Letter to the editor: Is the United States a force for good in the world?

America has served the world well

Kofi

I read Matthew Housiaux’s Oct. 3 article, “Latin America suffered the consequences of U.S. independence, imperialism,” with a mix of interest and reservation.

In his article, Housiaux advanced a forceful case for why the United States should share a significant portion of the blame for the poverty and chaos in Latin America today.

While I agree with Housiaux that America has not always lived up to the lofty ideals of its founding, I believe his claims are based on a set of flawed outlooks, a few of which I shall proceed to dispel.

The first part of Housiaux’s article focuses on the Haitian Revolution and how, somehow, the United States is responsible for that country’s current state of political strife and impoverishment. This view could not be any further from the truth.

First of all, the 1804 Haitian Revolution under Dessalines was no picnic. It was a bloody movement that saw the massacre of the island’s white population. Boisrond-Tennorre, secretary to Dessalines, proclaimed at the height of the killing, “For our declaration of independence, we should have the skin of a white man for parchment, his skull for an inkwell, his blood for ink and a bayonet for a pen!”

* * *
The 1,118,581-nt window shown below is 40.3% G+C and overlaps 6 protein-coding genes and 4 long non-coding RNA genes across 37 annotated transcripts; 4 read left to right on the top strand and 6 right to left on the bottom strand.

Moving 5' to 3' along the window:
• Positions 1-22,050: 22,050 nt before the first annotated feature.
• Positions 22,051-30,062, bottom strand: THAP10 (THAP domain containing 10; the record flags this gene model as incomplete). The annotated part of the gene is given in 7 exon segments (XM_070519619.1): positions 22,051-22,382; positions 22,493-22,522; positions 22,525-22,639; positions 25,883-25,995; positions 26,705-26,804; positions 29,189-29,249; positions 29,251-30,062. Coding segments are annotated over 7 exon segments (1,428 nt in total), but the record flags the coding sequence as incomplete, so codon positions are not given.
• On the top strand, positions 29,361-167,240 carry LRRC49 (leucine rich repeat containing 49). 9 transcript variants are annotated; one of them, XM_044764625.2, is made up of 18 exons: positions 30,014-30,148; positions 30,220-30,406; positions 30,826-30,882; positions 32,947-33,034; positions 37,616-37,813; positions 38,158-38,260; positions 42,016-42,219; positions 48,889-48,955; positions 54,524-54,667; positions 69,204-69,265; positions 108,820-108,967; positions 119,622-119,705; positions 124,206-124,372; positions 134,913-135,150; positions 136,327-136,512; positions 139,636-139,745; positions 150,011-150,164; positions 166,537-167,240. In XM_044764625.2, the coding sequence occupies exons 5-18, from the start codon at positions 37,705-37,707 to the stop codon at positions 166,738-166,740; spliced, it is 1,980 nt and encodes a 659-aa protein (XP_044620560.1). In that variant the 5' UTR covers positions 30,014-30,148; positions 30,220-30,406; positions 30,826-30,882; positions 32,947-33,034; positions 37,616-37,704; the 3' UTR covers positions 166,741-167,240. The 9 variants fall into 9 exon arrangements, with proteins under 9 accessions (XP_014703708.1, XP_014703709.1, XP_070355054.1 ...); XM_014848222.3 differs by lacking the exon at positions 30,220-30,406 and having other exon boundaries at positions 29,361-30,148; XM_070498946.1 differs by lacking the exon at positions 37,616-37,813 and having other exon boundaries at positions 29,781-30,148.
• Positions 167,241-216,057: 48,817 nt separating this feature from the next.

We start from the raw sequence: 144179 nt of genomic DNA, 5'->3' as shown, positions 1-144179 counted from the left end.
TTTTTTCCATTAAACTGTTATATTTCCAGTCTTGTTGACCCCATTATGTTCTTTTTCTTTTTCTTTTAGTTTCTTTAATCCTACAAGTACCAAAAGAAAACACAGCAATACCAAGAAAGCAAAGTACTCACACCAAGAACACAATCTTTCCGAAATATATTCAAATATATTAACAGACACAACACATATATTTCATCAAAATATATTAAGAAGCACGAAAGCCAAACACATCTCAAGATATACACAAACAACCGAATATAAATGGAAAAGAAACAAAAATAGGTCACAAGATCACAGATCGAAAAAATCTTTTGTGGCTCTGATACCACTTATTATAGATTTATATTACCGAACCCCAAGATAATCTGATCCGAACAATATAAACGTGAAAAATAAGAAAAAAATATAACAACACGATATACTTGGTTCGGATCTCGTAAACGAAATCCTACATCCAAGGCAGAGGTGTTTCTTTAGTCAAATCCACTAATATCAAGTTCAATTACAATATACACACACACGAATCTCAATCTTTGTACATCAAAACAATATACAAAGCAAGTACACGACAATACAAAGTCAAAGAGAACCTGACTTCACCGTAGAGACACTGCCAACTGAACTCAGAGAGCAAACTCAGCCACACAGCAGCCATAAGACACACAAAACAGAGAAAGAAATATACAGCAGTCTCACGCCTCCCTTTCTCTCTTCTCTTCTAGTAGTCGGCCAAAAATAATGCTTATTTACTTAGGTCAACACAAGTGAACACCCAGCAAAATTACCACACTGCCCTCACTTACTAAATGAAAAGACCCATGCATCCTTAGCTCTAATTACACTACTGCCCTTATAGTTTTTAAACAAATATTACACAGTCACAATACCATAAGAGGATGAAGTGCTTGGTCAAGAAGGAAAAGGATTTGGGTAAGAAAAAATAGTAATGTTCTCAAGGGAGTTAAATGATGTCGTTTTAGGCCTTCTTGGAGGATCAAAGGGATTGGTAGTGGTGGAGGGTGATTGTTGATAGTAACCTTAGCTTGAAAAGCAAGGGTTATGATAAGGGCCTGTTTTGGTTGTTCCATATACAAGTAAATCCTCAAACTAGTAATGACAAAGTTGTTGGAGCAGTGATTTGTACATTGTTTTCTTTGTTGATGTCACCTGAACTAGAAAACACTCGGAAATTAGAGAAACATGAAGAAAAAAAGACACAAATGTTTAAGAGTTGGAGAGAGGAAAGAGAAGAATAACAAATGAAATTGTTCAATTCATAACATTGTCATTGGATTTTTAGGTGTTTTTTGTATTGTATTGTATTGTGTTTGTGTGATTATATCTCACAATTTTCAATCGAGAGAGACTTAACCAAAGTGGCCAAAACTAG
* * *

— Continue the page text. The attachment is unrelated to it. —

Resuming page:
No cause, no matter how noble, justifies the violent elimination of any group of people based on the color of their skin, black or white.

Second, the America of the early 19th century was not the America of today.

In 1804, the United States consisted of a group of thirteen ragtag states that were still reeling from revolting against the greatest fighting force at the time (the British Empire).

That enemy, now relocated to Canada, was too close for comfort. To the west and south, America had to maintain constant vigilance against the French and the Spanish. Does this sound like the sort of country that goes about throwing its weight around?

For all the idealism it would have implied, an official recognition of the Haitian Republic would have done Haitians no good without a navy and an army, which America simply did not have to spare.